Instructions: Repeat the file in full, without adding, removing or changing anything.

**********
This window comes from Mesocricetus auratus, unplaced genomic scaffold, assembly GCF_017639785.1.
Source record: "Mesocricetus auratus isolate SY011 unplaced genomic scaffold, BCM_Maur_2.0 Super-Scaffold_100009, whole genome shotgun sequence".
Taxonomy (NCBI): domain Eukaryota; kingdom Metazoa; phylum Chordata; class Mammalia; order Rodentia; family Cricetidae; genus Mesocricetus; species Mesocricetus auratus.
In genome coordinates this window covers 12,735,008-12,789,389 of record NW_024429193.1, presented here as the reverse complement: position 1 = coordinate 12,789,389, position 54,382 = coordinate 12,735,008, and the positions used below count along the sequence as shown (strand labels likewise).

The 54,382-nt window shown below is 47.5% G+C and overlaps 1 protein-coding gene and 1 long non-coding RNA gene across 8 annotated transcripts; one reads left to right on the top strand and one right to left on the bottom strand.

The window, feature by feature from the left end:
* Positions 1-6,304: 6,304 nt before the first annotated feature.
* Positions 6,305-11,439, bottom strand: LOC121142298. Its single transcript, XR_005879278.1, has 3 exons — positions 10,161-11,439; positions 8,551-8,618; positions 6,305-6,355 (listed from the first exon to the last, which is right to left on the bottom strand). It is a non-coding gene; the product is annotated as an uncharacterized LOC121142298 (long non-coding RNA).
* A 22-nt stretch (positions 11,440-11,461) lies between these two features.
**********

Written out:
This window comes from Mesocricetus auratus, unplaced genomic scaffold, assembly GCF_017639785.1.
Source record: "Mesocricetus auratus isolate SY011 unplaced genomic scaffold, BCM_Maur_2.0 Super-Scaffold_100009, whole genome shotgun sequence".
Taxonomy (NCBI): domain Eukaryota; kingdom Metazoa; phylum Chordata; class Mammalia; order Rodentia; family Cricetidae; genus Mesocricetus; species Mesocricetus auratus.
In genome coordinates this window covers 12,735,008-12,789,389 of record NW_024429193.1, presented here as the reverse complement: position 1 = coordinate 12,789,389, position 54,382 = coordinate 12,735,008, and the positions used below count along the sequence as shown (strand labels likewise).

The 54,382-nt window shown below is 47.5% G+C and overlaps 1 protein-coding gene and 1 long non-coding RNA gene across 8 annotated transcripts; one reads left to right on the top strand and one right to left on the bottom strand.

The window, feature by feature from the left end:
* Positions 1-6,304: 6,304 nt before the first annotated feature.
* Positions 6,305-11,439, bottom strand: LOC121142298. Its single transcript, XR_005879278.1, has 3 exons — positions 10,161-11,439; positions 8,551-8,618; positions 6,305-6,355 (listed from the first exon to the last, which is right to left on the bottom strand). It is a non-coding gene; the product is annotated as an uncharacterized LOC121142298 (long non-coding RNA).
* A 22-nt stretch (positions 11,440-11,461) lies between these two features.